• Kurt Schmidt

Latin America should export its way out of the crisis

In mid-2020, at the height of the first wave of COVID-19 infections, the IDB argued that the pandemic had particularly devastating economic effects on Latin America and the Caribbean because it had slammed the brakes on three flows that are fundamental to development: finances, people, and goods. This is what economists call a triple sudden stop.

How is 2021 shaping up in these three areas? In this post, I argue that, although there are grounds for optimism and caution in each, the region cannot afford to pursue a way out of the crisis that does not place export development at the heart of its strategy.

On the financial front, there are signs that restrictions around the world are easing. According to a Financial Times study using data from the Institute of International Finance, in the first few weeks of the year, investors seeking high returns seem to have returned rapidly to emerging market economies as a result of massive liquidity injections from central banks. However, growing risks of inflation in advanced economies, the possibility of normalizing their monetary policies, and market overreactions are some of the factors suggesting caution. The question also remains as to how far Latin America will benefit from wagering on emerging economies and how investors will assess the region’s macroeconomic risks in the coming months.

In the real economy, people’s mobility is on the rise in the region and beyond, although it has yet to return to pre-pandemic levels. Greater domestic movements may herald a recovery in economic activity, but it could also increase the contagion risk. Recent analysis suggests that to date, countries in Latin America have been less effective than those in other parts of the world at implementing lockdown and reopening strategies that simultaneously reduce health and economic costs. The region has also been slow with vaccination roll-outs and may suffer the consequences of a virus mutation.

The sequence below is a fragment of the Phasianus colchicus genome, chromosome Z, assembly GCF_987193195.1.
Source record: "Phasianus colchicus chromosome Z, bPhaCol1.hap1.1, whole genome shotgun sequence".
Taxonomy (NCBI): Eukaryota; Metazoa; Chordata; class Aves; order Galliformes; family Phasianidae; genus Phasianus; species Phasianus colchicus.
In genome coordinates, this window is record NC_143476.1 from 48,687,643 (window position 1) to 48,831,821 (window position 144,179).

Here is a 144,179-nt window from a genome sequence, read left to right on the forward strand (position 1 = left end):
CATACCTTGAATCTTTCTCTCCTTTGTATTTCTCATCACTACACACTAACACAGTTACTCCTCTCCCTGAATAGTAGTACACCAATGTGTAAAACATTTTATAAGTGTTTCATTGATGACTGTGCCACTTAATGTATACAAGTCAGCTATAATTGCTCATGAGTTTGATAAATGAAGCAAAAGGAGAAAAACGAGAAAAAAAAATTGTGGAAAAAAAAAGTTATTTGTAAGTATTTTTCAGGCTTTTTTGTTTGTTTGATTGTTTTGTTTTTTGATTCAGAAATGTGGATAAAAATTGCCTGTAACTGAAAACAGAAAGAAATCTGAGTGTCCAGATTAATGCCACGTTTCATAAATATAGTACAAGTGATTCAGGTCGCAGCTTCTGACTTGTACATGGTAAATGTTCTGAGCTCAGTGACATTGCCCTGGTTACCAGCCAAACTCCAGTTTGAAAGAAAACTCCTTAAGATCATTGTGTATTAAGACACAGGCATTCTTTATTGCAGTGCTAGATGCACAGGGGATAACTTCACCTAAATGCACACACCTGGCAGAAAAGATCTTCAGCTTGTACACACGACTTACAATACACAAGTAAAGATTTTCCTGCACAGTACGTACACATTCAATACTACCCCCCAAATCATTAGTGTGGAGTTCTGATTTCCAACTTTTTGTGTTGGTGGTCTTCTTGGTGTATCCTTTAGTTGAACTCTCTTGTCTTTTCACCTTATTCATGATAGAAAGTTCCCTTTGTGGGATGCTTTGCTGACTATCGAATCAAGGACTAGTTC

Therefore, in the coming months, the region’s economic growth will probably benefit more from the normalization of mobility in trading partners’ economies than from greater internal mobility.

Exports, the key to recovery

All these factors suggest it is necessary to carefully consider the prospects for importing growth from the rest of the world through the trade channel. In the recently released Trade Trends Estimates for Latin America and the Caribbean, which draws on data observed up to September 2020 and projected through the end of the year, we reported that the export contraction for 2020 would range between -11.3% and -13.0%. More specifically, we confirmed that the rebound in exports lost momentum in the third quarter. In the same vein: what signs emerge from the most recent data?

Commodity prices are holding up the export performance, and the boom is expected to continue, for both short-term and structural reasons. With the notable exception of oil, commodity prices have weathered the crisis relatively well and began to rally in the last quarter of 2020. Supply and demand factors are aligned to drive a surge in commodity prices this year. And experts are even debating whether we are on the brink of another structural supercycle powered by massive, synchronized infrastructure investment programs around the world, the transition to a greener economy, and a trend towards the depreciation of the US dollar.